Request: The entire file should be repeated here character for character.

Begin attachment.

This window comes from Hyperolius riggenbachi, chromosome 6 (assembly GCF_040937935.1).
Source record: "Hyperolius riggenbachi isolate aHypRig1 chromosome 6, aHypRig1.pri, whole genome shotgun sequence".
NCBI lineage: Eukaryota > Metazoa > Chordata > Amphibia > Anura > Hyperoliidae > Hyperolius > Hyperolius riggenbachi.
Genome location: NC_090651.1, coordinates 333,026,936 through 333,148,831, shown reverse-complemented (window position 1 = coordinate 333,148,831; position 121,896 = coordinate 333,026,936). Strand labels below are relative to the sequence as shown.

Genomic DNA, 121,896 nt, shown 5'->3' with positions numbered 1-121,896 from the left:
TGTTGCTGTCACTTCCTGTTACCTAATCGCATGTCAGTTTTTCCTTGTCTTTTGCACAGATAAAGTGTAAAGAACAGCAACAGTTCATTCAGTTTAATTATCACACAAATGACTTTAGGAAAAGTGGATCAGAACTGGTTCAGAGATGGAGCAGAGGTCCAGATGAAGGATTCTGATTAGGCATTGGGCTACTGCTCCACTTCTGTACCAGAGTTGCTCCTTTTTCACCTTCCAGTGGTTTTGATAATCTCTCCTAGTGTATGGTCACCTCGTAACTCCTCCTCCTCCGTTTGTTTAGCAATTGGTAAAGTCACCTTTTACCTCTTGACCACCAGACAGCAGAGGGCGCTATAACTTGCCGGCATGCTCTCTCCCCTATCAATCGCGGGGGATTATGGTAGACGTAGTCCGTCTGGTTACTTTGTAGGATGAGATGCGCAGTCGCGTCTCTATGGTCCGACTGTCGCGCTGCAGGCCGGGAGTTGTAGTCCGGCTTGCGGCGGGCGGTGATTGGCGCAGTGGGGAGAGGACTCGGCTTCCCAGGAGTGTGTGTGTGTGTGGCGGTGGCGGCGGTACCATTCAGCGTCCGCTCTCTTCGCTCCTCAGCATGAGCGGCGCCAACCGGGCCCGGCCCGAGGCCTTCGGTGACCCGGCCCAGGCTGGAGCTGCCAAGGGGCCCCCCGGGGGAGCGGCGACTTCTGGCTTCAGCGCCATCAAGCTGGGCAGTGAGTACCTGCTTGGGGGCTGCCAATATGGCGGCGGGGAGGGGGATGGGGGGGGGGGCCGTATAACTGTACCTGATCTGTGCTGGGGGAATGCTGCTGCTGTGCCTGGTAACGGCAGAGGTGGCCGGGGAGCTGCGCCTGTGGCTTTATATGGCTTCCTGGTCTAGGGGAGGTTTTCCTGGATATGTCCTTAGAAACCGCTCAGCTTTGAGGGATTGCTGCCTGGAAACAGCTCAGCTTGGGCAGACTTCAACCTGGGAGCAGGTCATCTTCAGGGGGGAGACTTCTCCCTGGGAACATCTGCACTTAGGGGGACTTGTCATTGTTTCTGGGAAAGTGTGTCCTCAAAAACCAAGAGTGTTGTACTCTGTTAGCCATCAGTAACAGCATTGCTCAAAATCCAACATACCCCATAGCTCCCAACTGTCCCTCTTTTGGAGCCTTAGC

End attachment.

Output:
This window comes from Hyperolius riggenbachi, chromosome 6 (assembly GCF_040937935.1).
Source record: "Hyperolius riggenbachi isolate aHypRig1 chromosome 6, aHypRig1.pri, whole genome shotgun sequence".
NCBI lineage: Eukaryota > Metazoa > Chordata > Amphibia > Anura > Hyperoliidae > Hyperolius > Hyperolius riggenbachi.
Genome location: NC_090651.1, coordinates 333,026,936 through 333,148,831, shown reverse-complemented (window position 1 = coordinate 333,148,831; position 121,896 = coordinate 333,026,936). Strand labels below are relative to the sequence as shown.

Genomic DNA, 121,896 nt, shown 5'->3' with positions numbered 1-121,896 from the left:
TGTTGCTGTCACTTCCTGTTACCTAATCGCATGTCAGTTTTTCCTTGTCTTTTGCACAGATAAAGTGTAAAGAACAGCAACAGTTCATTCAGTTTAATTATCACACAAATGACTTTAGGAAAAGTGGATCAGAACTGGTTCAGAGATGGAGCAGAGGTCCAGATGAAGGATTCTGATTAGGCATTGGGCTACTGCTCCACTTCTGTACCAGAGTTGCTCCTTTTTCACCTTCCAGTGGTTTTGATAATCTCTCCTAGTGTATGGTCACCTCGTAACTCCTCCTCCTCCGTTTGTTTAGCAATTGGTAAAGTCACCTTTTACCTCTTGACCACCAGACAGCAGAGGGCGCTATAACTTGCCGGCATGCTCTCTCCCCTATCAATCGCGGGGGATTATGGTAGACGTAGTCCGTCTGGTTACTTTGTAGGATGAGATGCGCAGTCGCGTCTCTATGGTCCGACTGTCGCGCTGCAGGCCGGGAGTTGTAGTCCGGCTTGCGGCGGGCGGTGATTGGCGCAGTGGGGAGAGGACTCGGCTTCCCAGGAGTGTGTGTGTGTGTGGCGGTGGCGGCGGTACCATTCAGCGTCCGCTCTCTTCGCTCCTCAGCATGAGCGGCGCCAACCGGGCCCGGCCCGAGGCCTTCGGTGACCCGGCCCAGGCTGGAGCTGCCAAGGGGCCCCCCGGGGGAGCGGCGACTTCTGGCTTCAGCGCCATCAAGCTGGGCAGTGAGTACCTGCTTGGGGGCTGCCAATATGGCGGCGGGGAGGGGGATGGGGGGGGGGGCCGTATAACTGTACCTGATCTGTGCTGGGGGAATGCTGCTGCTGTGCCTGGTAACGGCAGAGGTGGCCGGGGAGCTGCGCCTGTGGCTTTATATGGCTTCCTGGTCTAGGGGAGGTTTTCCTGGATATGTCCTTAGAAACCGCTCAGCTTTGAGGGATTGCTGCCTGGAAACAGCTCAGCTTGGGCAGACTTCAACCTGGGAGCAGGTCATCTTCAGGGGGGAGACTTCTCCCTGGGAACATCTGCACTTAGGGGGACTTGTCATTGTTTCTGGGAAAGTGTGTCCTCAAAAACCAAGAGTGTTGTACTCTGTTAGCCATCAGTAACAGCATTGCTCAAAATCCAACATACCCCATAGCTCCCAACTGTCCCTCTTTTGGAGCCTTAGC